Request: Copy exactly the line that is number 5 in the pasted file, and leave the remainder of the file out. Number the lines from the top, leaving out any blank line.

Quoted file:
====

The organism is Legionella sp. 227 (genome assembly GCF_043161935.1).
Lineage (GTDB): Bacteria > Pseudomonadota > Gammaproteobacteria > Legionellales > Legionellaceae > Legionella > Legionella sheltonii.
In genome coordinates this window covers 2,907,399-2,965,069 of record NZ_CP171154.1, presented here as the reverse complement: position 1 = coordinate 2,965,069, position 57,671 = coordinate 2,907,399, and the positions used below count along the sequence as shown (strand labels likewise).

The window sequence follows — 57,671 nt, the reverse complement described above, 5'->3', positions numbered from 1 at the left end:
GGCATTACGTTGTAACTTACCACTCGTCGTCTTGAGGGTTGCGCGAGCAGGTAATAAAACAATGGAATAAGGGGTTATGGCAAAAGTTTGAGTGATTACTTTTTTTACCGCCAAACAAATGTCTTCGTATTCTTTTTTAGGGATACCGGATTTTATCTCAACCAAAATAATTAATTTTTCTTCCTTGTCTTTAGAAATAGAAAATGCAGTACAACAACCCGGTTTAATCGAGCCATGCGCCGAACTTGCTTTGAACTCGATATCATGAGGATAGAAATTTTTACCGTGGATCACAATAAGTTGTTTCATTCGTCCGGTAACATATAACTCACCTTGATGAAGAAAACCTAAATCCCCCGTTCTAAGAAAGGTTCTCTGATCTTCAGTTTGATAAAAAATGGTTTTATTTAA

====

GGCATTACGTTGTAACTTACCACTCGTCGTCTTGAGGGTTGCGCGAGCAGGTAATAAAACAATGGAATAAGGGGTTATGGCAAAAGTTTGAGTGATTACTTTTTTTACCGCCAAACAAATGTCTTCGTATTCTTTTTTAGGGATACCGGATTTTATCTCAACCAAAATAATTAATTTTTCTTCCTTGTCTTTAGAAATAGAAAATGCAGTACAACAACCCGGTTTAATCGAGCCATGCGCCGAACTTGCTTTGAACTCGATATCATGAGGATAGAAATTTTTACCGTGGATCACAATAAGTTGTTTCATTCGTCCGGTAACATATAACTCACCTTGATGAAGAAAACCTAAATCCCCCGTTCTAAGAAAGGTTCTCTGATCTTCAGTTTGATAAAAAATGGTTTTATTTAA